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Monday
Sep102012

Ask the Expert: Getting Started Early With Good Oral Hygiene

When my preschooler got her first cavity, I was dismayed. But I knew I was to blame -- she is a stubborn kid, and often I let her brush her own teeth, and we certainly never flossed. I just didn't realize the implications. So I asked our dentist Dr. Melissa Jentz-Cote of Geneva Family Dental (also a Go West sponsor) to write a column about why it's so important to take care of your kid's teeth as soon as they appear. - Tara

Another school year is starting and dental exams are mandatory for kindergarten, second, and sixth graders. 

Photo by JMaz Photo on Flickr.It is such an exciting time for both parents and children starting kindergarten, but unfortunately we find many cavities at what is sometimes a child’s first dental exam ever.  In some fearful children this can lead to dental phobias that can carry into adulthood. 

Everyone wants the child to have a healthy dental check up at every dental visit. This is definitely possible, but the hard work must start at home.  Many parents do not take oral hygiene with their young children seriously. 

Starting with the first tooth that erupts into the mouth, parents should be diligently brushing their babies’ teeth twice a day. In some children this can be as early as three months old! 

Starting early gets the child used to brushing and can turn into good habits as an older child and into an adult. Many parents do not know that formula and breast milk contain sugars that promote tooth decay. That is why a baby should never be put to bed with a bottle. This milk sits on the teeth and causes cavities at a very young age. 

Sometimes these teeth become so decayed that the baby teeth are not able to be saved, and the child must undergo sedation to have multiple tooth extractions.

We hear all the time from parents, “Who cares? They are only baby teeth.”  But there are many reasons why the baby teeth are important.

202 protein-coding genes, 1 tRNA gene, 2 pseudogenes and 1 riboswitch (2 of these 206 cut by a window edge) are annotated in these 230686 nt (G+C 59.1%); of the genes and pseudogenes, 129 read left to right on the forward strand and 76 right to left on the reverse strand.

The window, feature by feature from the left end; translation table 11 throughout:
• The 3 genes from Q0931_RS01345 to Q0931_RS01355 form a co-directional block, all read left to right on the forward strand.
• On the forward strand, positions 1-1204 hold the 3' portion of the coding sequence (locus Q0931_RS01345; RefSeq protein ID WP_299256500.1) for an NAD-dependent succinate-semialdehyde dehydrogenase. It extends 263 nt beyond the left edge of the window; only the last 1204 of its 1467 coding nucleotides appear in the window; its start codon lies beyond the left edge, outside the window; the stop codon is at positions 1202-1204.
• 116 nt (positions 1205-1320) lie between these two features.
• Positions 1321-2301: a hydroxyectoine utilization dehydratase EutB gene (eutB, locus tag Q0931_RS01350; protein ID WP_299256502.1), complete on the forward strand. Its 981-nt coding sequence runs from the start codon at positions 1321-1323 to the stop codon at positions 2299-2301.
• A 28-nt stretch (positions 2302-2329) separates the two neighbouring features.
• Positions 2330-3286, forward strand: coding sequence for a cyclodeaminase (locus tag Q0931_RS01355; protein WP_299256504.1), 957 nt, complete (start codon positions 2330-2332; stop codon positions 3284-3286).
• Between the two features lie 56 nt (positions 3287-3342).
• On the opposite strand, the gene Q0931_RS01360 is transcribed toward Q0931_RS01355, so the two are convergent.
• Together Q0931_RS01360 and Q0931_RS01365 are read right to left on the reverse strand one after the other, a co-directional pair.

Baby teeth are place holders for the permanent teeth; if one is lost too early the baby teeth can shift and drift, causing the adult teeth to be blocked out of the correct eruption pattern. 

Baby teeth with large decay can lead to infected teeth that if left untreated can affect the overall health of the child. Infection in the mouth does not stay in the mouth, it travels through the bloodstream to the rest of the body and can affect any vital organ. 

Plus, any large cavity can cause your child a lot of pain and can become an annoying food trap. 

These scenarios can all be avoided if you start your child off right with daily oral hygiene that you do together: 

  • A young baby must be brushed twice a day by a parent with a fluoride-free toothpaste. 
  • A toddler who can not spit out toothpaste should use a fluoride-free toothpaste and have a parent do the brushing twice a day along with the toddler taking his or her turn, too.
  • If both sets of molars are present and/or the baby teeth are close together, flossing should be done once a day by the parent. 
  • Once a child can spit out the toothpaste, a fluoride toothpaste can be used, but not swallowed. A parent should still be brushing for the child at least once a day and flossing should be done every day.

A young child needs help with brushing and flossing up until 8 to 10 years of age.  Even after that age, a parent should check the child to make sure he is doing a good job brushing and flossing. Daily reminders are also helpful to keep your child on track to great oral hygiene. 

The American Dental Association recommends that all patients be seen by their dentist twice a year to check for cavities, have their teeth professionally cleaned, and to review oral hygiene techniques.  Your dentist and hygienist are always there to answer any questions about your oral health and to provide you tips on how to keep your mouth healthy. 

By starting these good habits of brushing and flossing early and helping your child understand the importance of keeping her teeth healthy, you can avoid cavities and dental problems from the start! 

Dr. Melissa Jentz-Cote grew up in Buffalo Grove and spent 10 years as an associate at a large, busy practice in Lake Zurich. She and her husband Mike moved to Geneva to start her own practice because she wanted a deeper connection with her community and they loved the small-town charm of the Fox Valley. Their daughter Jordan is nearly 2 years old. 

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